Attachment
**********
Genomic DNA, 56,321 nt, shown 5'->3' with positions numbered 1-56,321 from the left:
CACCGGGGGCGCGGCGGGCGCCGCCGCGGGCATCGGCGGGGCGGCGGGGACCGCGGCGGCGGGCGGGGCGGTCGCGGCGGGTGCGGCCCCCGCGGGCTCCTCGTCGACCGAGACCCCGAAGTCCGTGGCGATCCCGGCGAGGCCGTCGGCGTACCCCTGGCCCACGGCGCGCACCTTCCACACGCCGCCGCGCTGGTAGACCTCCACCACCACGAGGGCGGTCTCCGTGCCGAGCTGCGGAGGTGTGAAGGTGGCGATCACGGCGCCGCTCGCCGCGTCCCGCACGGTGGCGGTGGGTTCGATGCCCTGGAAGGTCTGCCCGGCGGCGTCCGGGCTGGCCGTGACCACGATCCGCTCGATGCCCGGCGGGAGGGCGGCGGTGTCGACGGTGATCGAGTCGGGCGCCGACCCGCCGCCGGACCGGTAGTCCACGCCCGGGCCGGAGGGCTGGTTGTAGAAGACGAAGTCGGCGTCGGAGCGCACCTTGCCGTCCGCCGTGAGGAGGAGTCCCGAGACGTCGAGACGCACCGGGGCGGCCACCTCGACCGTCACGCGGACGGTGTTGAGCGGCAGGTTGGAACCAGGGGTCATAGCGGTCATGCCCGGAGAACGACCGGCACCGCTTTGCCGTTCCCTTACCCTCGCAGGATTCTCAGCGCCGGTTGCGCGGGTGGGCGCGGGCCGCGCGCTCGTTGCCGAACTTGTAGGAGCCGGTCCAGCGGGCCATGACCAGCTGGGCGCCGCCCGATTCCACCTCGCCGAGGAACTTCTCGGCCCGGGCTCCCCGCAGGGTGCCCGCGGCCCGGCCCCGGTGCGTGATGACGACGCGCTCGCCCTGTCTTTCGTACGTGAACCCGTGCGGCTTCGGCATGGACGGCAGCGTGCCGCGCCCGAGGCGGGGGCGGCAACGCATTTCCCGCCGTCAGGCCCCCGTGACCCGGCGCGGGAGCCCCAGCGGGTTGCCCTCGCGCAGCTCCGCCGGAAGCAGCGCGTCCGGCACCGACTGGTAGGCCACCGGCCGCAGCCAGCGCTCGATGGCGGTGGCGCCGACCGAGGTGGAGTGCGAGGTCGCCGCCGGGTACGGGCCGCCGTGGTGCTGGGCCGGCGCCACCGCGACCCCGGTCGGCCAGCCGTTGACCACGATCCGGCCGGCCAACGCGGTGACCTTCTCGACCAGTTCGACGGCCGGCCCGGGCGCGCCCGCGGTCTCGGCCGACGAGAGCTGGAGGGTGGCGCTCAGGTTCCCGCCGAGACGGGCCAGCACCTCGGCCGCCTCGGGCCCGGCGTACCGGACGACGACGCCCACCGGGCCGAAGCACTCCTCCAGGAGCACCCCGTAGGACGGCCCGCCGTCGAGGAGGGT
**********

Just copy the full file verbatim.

Genomic DNA, 56,321 nt, shown 5'->3' with positions numbered 1-56,321 from the left:
CACCGGGGGCGCGGCGGGCGCCGCCGCGGGCATCGGCGGGGCGGCGGGGACCGCGGCGGCGGGCGGGGCGGTCGCGGCGGGTGCGGCCCCCGCGGGCTCCTCGTCGACCGAGACCCCGAAGTCCGTGGCGATCCCGGCGAGGCCGTCGGCGTACCCCTGGCCCACGGCGCGCACCTTCCACACGCCGCCGCGCTGGTAGACCTCCACCACCACGAGGGCGGTCTCCGTGCCGAGCTGCGGAGGTGTGAAGGTGGCGATCACGGCGCCGCTCGCCGCGTCCCGCACGGTGGCGGTGGGTTCGATGCCCTGGAAGGTCTGCCCGGCGGCGTCCGGGCTGGCCGTGACCACGATCCGCTCGATGCCCGGCGGGAGGGCGGCGGTGTCGACGGTGATCGAGTCGGGCGCCGACCCGCCGCCGGACCGGTAGTCCACGCCCGGGCCGGAGGGCTGGTTGTAGAAGACGAAGTCGGCGTCGGAGCGCACCTTGCCGTCCGCCGTGAGGAGGAGTCCCGAGACGTCGAGACGCACCGGGGCGGCCACCTCGACCGTCACGCGGACGGTGTTGAGCGGCAGGTTGGAACCAGGGGTCATAGCGGTCATGCCCGGAGAACGACCGGCACCGCTTTGCCGTTCCCTTACCCTCGCAGGATTCTCAGCGCCGGTTGCGCGGGTGGGCGCGGGCCGCGCGCTCGTTGCCGAACTTGTAGGAGCCGGTCCAGCGGGCCATGACCAGCTGGGCGCCGCCCGATTCCACCTCGCCGAGGAACTTCTCGGCCCGGGCTCCCCGCAGGGTGCCCGCGGCCCGGCCCCGGTGCGTGATGACGACGCGCTCGCCCTGTCTTTCGTACGTGAACCCGTGCGGCTTCGGCATGGACGGCAGCGTGCCGCGCCCGAGGCGGGGGCGGCAACGCATTTCCCGCCGTCAGGCCCCCGTGACCCGGCGCGGGAGCCCCAGCGGGTTGCCCTCGCGCAGCTCCGCCGGAAGCAGCGCGTCCGGCACCGACTGGTAGGCCACCGGCCGCAGCCAGCGCTCGATGGCGGTGGCGCCGACCGAGGTGGAGTGCGAGGTCGCCGCCGGGTACGGGCCGCCGTGGTGCTGGGCCGGCGCCACCGCGACCCCGGTCGGCCAGCCGTTGACCACGATCCGGCCGGCCAACGCGGTGACCTTCTCGACCAGTTCGACGGCCGGCCCGGGCGCGCCCGCGGTCTCGGCCGACGAGAGCTGGAGGGTGGCGCTCAGGTTCCCGCCGAGACGGGCCAGCACCTCGGCCGCCTCGGGCCCGGCGTACCGGACGACGACGCCCACCGGGCCGAAGCACTCCTCCAGGAGCACCCCGTAGGACGGCCCGCCGTCGAGGAGGGT